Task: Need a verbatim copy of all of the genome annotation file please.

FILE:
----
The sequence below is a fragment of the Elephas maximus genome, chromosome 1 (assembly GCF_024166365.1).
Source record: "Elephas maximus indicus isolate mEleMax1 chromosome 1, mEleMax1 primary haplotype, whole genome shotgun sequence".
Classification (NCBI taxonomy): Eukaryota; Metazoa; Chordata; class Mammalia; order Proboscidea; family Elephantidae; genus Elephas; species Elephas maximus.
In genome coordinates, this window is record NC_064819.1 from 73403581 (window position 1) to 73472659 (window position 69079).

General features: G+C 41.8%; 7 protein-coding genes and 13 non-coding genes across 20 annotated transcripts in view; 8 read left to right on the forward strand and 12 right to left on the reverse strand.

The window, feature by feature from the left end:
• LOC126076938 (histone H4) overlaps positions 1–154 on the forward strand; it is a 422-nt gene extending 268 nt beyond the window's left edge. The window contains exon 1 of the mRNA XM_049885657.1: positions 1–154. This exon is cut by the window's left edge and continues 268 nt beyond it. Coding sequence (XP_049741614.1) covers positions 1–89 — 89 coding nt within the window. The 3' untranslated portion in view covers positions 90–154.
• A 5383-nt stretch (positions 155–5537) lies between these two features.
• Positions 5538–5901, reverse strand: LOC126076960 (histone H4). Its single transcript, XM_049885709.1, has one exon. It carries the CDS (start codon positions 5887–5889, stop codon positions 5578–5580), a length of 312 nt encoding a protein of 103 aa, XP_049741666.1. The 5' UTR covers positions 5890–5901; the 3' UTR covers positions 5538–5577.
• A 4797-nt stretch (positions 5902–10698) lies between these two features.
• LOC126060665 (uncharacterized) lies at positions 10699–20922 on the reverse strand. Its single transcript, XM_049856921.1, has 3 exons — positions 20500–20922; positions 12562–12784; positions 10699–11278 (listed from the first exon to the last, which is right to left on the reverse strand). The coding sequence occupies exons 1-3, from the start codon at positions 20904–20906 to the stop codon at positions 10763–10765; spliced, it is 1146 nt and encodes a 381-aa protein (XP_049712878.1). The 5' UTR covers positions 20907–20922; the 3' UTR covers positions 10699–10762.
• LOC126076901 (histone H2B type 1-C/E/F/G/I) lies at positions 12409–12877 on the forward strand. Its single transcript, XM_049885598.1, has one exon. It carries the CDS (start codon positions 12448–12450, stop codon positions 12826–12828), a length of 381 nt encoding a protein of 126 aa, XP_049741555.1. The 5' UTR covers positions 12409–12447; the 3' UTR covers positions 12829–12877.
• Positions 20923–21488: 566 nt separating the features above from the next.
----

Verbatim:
The sequence below is a fragment of the Elephas maximus genome, chromosome 1 (assembly GCF_024166365.1).
Source record: "Elephas maximus indicus isolate mEleMax1 chromosome 1, mEleMax1 primary haplotype, whole genome shotgun sequence".
Classification (NCBI taxonomy): Eukaryota; Metazoa; Chordata; class Mammalia; order Proboscidea; family Elephantidae; genus Elephas; species Elephas maximus.
In genome coordinates, this window is record NC_064819.1 from 73403581 (window position 1) to 73472659 (window position 69079).

General features: G+C 41.8%; 7 protein-coding genes and 13 non-coding genes across 20 annotated transcripts in view; 8 read left to right on the forward strand and 12 right to left on the reverse strand.

The window, feature by feature from the left end:
• LOC126076938 (histone H4) overlaps positions 1–154 on the forward strand; it is a 422-nt gene extending 268 nt beyond the window's left edge. The window contains exon 1 of the mRNA XM_049885657.1: positions 1–154. This exon is cut by the window's left edge and continues 268 nt beyond it. Coding sequence (XP_049741614.1) covers positions 1–89 — 89 coding nt within the window. The 3' untranslated portion in view covers positions 90–154.
• A 5383-nt stretch (positions 155–5537) lies between these two features.
• Positions 5538–5901, reverse strand: LOC126076960 (histone H4). Its single transcript, XM_049885709.1, has one exon. It carries the CDS (start codon positions 5887–5889, stop codon positions 5578–5580), a length of 312 nt encoding a protein of 103 aa, XP_049741666.1. The 5' UTR covers positions 5890–5901; the 3' UTR covers positions 5538–5577.
• A 4797-nt stretch (positions 5902–10698) lies between these two features.
• LOC126060665 (uncharacterized) lies at positions 10699–20922 on the reverse strand. Its single transcript, XM_049856921.1, has 3 exons — positions 20500–20922; positions 12562–12784; positions 10699–11278 (listed from the first exon to the last, which is right to left on the reverse strand). The coding sequence occupies exons 1-3, from the start codon at positions 20904–20906 to the stop codon at positions 10763–10765; spliced, it is 1146 nt and encodes a 381-aa protein (XP_049712878.1). The 5' UTR covers positions 20907–20922; the 3' UTR covers positions 10699–10762.
• LOC126076901 (histone H2B type 1-C/E/F/G/I) lies at positions 12409–12877 on the forward strand. Its single transcript, XM_049885598.1, has one exon. It carries the CDS (start codon positions 12448–12450, stop codon positions 12826–12828), a length of 381 nt encoding a protein of 126 aa, XP_049741555.1. The 5' UTR covers positions 12409–12447; the 3' UTR covers positions 12829–12877.
• Positions 20923–21488: 566 nt separating the features above from the next.